As Denver playwright John Moore considered topics for the play he would write for the Mile High 24-Hour Play Festival on June 7, he came across New York Times columnist Maureen Dowd’s June 3 piece on getting too stoned on marijuana-infused edibles in Colorado.
“When Maureen Dowd’s words started sounding like actual dialogue from the 1936 film ‘Reefer Madness’ I knew I had to write about her experience,” said Moore, the former Denver Post theater critic who employed dialogue from the cult propagandist film to begin and end his new short play “Maureen Dowd’s Dark, Delicious Descent into Denver Hell.”
Moore joined seven other playwrights for the play festival, which had writers gather at 7 p.m. June 6 to randomly draw a director, genre, prop and actors. When he drew fantasy as his genre and a replica of a human brain as his prop, he knew he could work together a fantastical reenactment of what might have happened that scary (and stoney) night in Dowd’s hotel room at the Four Seasons in Denver.
Moore’s “Denver Hell” was staged twice on June 7 at the Spark Theater in Denver by director Deb Flomberg and a cast that included Lindsey I. Benge, Marq Del Monte, Karen Kargel and Desiree Phillips. Benge played Dowd, and she was surrounded by a chorus that featured, among others, marijuana tour guide Matt Brown and former presidential candidate Mitt Romney.
(If Moore’s Romney inclusion seems thoroughly left-field, read on.)
“Out of the eight plays, mine was the only one about real events,” said Moore. “For the audience members who had been following the story all week, they thought it was friggin’ hysterical … I was joking all week that there was an inevitable lawsuit to follow. Some people told me that they thought she would get a kick out of it, but I don’t know if she would.”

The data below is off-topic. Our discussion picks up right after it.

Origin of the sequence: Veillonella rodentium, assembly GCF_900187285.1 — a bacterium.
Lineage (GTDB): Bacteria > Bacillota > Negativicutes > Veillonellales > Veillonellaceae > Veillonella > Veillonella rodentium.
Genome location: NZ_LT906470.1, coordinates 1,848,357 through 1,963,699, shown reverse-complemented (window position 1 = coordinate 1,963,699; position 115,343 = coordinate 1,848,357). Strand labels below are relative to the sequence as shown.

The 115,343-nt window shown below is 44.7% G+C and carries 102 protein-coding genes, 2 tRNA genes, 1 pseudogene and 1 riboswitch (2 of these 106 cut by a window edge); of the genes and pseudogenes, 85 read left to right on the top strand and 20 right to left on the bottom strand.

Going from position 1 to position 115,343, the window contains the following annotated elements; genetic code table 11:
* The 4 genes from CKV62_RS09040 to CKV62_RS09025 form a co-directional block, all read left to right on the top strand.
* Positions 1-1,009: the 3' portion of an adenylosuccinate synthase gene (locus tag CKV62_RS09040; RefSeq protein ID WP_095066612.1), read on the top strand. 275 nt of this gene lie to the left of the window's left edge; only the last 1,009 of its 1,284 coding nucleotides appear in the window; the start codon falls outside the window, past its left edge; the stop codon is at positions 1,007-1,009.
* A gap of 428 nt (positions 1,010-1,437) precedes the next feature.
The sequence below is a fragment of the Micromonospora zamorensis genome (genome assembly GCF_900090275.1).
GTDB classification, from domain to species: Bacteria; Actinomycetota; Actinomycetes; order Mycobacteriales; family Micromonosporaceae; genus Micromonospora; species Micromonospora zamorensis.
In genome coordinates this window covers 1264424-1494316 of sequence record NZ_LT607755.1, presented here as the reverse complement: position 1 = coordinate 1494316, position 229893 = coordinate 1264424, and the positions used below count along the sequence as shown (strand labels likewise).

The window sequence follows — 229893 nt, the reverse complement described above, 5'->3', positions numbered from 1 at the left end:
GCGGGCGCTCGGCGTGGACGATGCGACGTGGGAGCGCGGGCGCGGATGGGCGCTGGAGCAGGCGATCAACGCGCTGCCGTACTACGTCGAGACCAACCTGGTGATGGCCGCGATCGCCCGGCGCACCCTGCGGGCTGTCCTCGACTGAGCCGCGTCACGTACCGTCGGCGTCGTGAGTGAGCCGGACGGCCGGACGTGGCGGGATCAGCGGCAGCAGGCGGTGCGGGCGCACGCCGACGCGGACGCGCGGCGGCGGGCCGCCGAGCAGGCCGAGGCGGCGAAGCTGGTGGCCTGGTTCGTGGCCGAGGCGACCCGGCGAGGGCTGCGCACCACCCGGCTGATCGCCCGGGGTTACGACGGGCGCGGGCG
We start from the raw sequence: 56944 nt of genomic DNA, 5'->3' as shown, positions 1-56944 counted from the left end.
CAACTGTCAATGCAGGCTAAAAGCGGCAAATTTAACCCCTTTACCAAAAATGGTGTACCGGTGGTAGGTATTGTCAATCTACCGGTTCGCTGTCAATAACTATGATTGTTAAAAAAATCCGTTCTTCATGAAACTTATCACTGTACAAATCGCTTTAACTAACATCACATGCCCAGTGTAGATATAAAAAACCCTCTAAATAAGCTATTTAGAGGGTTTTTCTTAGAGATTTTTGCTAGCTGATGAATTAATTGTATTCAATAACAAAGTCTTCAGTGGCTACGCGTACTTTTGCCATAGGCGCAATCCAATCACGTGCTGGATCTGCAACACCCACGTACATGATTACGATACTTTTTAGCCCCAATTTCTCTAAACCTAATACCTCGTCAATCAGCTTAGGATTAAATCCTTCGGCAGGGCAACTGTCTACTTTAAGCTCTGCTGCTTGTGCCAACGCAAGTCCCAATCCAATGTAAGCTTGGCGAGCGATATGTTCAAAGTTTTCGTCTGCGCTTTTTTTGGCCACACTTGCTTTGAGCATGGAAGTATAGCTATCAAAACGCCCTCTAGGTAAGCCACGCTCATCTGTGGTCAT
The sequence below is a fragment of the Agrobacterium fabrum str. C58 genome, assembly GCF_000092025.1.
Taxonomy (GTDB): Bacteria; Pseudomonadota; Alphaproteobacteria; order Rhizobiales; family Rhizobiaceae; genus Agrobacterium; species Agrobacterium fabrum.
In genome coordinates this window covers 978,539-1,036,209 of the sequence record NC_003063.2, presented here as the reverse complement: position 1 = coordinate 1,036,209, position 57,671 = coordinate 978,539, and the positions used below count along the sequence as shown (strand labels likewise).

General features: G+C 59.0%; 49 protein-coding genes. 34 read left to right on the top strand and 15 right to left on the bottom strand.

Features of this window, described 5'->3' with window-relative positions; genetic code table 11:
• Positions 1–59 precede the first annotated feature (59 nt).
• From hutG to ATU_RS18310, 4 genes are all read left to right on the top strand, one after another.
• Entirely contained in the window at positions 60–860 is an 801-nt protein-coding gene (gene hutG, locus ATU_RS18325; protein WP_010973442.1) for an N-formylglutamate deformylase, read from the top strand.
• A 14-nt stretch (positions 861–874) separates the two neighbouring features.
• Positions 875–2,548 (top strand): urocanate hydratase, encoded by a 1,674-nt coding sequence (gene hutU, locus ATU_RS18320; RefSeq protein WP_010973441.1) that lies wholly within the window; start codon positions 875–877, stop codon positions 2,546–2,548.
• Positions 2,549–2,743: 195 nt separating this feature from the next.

As a journalist with 30-plus years of experience at newspapers, magazines and online, Moore jumped at the opportunity to take on such a current, buzzed-about event.
“Typically it takes two years for a real play to be written and staged based on a real life event,” Moore said. “Being a journalist, people there thought it was appropriate that what I chose to write about was as fresh as the day’s headlines.”
Moore’s plot thickened when he learned that Dowd had also seen a screening of a Mitt Romney documentary while she was in Colorado exploring the state’s legal recreational pot industry.
“When I heard that there was a connection between the Mitt Romney documentary and her trip to Denver I thought it was so ripe for satire I couldn’t wait to give it a try,” he said. “It’s so ridiculous. The whole thing is absurd, and that usually makes for funny entertainment.”
How was the experience as a whole for Moore, who wrote the play in just a few hours?
“It was very energizing,” he said. “I’m a news junkie, so it was a gift. The second I read her column I knew it would be a funny play — that or a funny ‘Saturday Night Live’ skit — but since they’re on hiatus, I took the opportunity to put this out there.”
And while readers can check out the full text of Moore’s 9-page, 10-minute play via the link above, is there a future for “Denver Hell” — in production or publishing?
“I think it’s over,” he said. “There are all kinds of 10-minute play festivals, but I don’t think it’s that good. It’s funny in the moment, but next week when people forget all about this I don’t know who will even care.”